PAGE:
This review may contain spoilers. I can handle the truth.
Mike Apps🍿’s review published on Letterboxd:
This review may contain spoilers.
Sacha Baron Cohen and the world he's built a career satirizing are in a weird place right now. His fictional personas are ingrained in pop culture; instantly recognizable and memeable. Cohen is compelled to rebrand and re-strategize what he does best - using cringe to explore the darker recesses of society.
So what does Cohen do in a zeitgeist where punkin people with cringe has lost its touch; where everyone is on a smartphone with the world in their palms; where social media incentivizes polarizing and incendiary content; where the very fringe ideas Cohen made us laugh at from a safe distance now creeps up to the mainstream; where world leaders have been revealed as clueless bureaucrats in a failure to curb an ongoing pandemic.......he makes Borat 2!
So first off I'll say this sequel is nowhere near as funny or shocking as the first one in my opinion. That element of surprise just isn't here. If you were there in 2006, then you know how Borat 1 was a decade-defining moment; there was an unpredictability to its absurdity as it caught us off guard. This sequel doesn't have the same luxury. Watching it, I got distracted thinking "What did Cohen and his crew tell these civilians because they seem to be getting on with the act too conveniently?". Either the exchanges with random citizens felt weirdly scripted, or we're just more attuned to Cohen's "gotcha" foreigner schtick.
The breakout star Maria Bakalova as Borat's daughter Tutar was initially a hard sell for me. I understood Cohen couldn't and didn't want to retread the producer from the first one (he has literally been turned into a chair and that really made me laugh), so he invents a daughter as a partner in crime. Cohen sheds light on the patriarchal grip on women's autonomy (there's a brilliant running commentary on women's upward mobility in patriarchal fairytales which makes Tutar a great subversion of Cinderella). Indeed, Borat 2 works best when its the two of them juxtaposing their so-called backwards culture with the average Americans to reveal how not so dissimilar both are. When it's just the two of them alone in their personal melodrama, it drags the whole thing to a halt. Bakalova does hold her own with Cohen; she has great comedic timing and was believable as Tutar throughout the film. The bit with Tutar and Jeanise Jones is clearly the heart of Borat 2, while everyone else is casually antisemitic or indifferent to antisemitism.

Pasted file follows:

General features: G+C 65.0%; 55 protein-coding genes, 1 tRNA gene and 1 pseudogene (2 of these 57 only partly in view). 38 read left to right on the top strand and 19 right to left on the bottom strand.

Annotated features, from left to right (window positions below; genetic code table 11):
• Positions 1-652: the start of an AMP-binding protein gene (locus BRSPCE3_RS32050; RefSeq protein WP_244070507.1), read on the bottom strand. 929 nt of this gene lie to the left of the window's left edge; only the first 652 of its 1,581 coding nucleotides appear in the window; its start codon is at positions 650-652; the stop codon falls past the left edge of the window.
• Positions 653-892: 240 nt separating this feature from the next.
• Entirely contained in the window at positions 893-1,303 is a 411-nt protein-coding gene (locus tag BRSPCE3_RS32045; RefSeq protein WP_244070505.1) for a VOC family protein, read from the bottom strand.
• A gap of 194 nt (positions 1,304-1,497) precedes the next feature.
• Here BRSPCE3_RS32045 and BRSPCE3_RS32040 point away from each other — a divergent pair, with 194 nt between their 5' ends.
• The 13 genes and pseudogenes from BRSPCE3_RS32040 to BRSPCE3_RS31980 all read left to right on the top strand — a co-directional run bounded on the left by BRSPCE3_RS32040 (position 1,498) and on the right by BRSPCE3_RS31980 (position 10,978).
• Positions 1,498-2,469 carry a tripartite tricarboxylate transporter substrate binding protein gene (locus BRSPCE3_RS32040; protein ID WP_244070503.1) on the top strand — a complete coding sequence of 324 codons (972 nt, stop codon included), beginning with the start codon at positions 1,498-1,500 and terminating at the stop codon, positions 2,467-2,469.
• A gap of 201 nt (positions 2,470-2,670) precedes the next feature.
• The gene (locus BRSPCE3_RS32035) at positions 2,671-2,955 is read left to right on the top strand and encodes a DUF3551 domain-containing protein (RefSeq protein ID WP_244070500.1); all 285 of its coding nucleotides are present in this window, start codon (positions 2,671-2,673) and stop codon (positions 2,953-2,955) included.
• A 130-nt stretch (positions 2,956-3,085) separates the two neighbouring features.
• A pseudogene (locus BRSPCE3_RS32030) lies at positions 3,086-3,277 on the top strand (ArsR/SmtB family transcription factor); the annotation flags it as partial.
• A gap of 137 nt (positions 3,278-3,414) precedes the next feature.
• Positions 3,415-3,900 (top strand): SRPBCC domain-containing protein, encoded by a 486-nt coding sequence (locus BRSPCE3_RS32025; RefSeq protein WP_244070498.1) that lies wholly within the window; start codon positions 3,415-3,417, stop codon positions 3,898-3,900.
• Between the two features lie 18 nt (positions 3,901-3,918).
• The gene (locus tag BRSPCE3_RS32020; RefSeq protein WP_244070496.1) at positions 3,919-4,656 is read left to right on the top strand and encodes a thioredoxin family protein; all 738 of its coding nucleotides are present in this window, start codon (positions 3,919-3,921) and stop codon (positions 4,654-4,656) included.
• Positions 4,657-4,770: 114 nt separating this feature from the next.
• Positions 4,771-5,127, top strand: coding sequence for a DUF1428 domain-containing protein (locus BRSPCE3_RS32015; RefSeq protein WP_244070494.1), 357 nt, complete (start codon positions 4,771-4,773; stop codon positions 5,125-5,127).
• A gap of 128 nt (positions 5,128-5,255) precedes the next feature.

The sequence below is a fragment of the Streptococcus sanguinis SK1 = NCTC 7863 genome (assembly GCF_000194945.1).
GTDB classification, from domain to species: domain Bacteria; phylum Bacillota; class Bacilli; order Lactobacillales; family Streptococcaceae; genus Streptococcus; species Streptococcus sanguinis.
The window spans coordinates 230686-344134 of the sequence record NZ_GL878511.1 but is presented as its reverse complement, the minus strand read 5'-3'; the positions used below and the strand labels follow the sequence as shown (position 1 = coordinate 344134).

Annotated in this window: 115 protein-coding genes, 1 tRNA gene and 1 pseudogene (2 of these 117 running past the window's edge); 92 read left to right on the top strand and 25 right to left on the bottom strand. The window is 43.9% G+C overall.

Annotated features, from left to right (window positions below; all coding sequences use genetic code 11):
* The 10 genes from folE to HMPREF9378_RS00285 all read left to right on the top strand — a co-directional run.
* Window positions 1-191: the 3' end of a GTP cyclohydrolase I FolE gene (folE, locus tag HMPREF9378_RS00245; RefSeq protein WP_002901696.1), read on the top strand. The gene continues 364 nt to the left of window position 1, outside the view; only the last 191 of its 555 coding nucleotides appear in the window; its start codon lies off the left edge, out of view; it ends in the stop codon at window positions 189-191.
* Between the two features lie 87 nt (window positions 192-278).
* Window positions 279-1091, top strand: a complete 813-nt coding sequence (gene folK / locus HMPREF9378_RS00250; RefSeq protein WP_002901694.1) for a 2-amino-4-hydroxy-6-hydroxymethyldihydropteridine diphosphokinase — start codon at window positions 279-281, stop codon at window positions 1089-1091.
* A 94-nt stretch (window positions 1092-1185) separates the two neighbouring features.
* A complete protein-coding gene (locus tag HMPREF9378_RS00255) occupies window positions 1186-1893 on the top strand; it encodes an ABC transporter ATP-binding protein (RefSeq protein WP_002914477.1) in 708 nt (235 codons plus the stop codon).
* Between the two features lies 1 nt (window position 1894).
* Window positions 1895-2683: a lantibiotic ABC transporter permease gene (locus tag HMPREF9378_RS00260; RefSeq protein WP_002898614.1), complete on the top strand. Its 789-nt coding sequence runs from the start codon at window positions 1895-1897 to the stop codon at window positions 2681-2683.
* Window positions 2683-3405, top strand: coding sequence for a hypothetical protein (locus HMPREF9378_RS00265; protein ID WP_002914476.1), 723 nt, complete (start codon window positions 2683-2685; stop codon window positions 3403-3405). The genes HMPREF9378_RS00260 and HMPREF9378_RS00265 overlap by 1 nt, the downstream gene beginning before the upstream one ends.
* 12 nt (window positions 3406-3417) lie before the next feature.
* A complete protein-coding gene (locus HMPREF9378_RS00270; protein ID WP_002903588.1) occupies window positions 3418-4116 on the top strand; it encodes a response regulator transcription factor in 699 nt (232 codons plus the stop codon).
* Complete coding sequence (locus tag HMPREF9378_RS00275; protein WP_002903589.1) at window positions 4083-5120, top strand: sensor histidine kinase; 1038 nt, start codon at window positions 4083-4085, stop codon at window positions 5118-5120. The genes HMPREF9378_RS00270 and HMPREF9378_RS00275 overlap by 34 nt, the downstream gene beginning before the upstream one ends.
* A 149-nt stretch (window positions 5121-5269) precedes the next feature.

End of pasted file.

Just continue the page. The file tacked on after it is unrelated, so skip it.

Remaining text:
In addition, Borat hanging out with the QAnon Democrat haters wasn't as judgmental as it could have been - in spite of their misguided politics, they let in a foreigner into their homes and let him stay comfortably without being hostile towards him. They might wish for Democrats to have lesser rights, but they're surprisingly progressive when it comes to women's rights. It's these bits of nuanced humanity that make Borat 2 so worthwhile.
However, one of the worst scenes is where Borat interrupts a Mike Pence conference in a Donald Trump mask - it's just awkward and doesn't illuminate any fresh perspective, which is a lot of Borat 2 unfortunately! Again, the first one felt like a proper mockumentary that was following the story as it went. It was aimless and random, which is why the humour was so unexpected without an obvious setup. You didn't even know if Borat would get to meet Pam Anderson. With the sequel, it felt more like a movie with actual character development (Tutar coming out of her literal and figurative cage) and stakes (Borat has to establish contact with the Trump administration or else he will be "execute"). As a result, Borat 2 sets you up for an A-to-Z expectation, letting you know that this is all going somewhere. So if you already know how absurd Trumpland is, your expectations of something revelatory are not gonna be met. Even if you went into Borat 2 with no idea of the infamous Rudy Giuliani scene, it's pretty apparent to anyone not living under a rock that Rudy is a perv. How did that scene reveal anything worthwhile beyond a giggle?!
Borat 1 was the illusion of a mission, Borat 2 was an actual mission. Sacha Baron Cohen has always been political, but his early stuff had a "passive observer" quality to it. By the 2010's, he was doing more interviews and acceptance speeches in his ordinary voice. You can tell that the 2016 election really affected Cohen. So in a weird way, Borat's humour and critical eye feels more relevant now.
I could see this as a great introduction to Cohen for a newer era of audiences. I like to think of it as the best modern fairytale since Phantom Thread - a twisted fairytale where a king from an impoverished country attempts to wed his princess to the prince charming of the First World!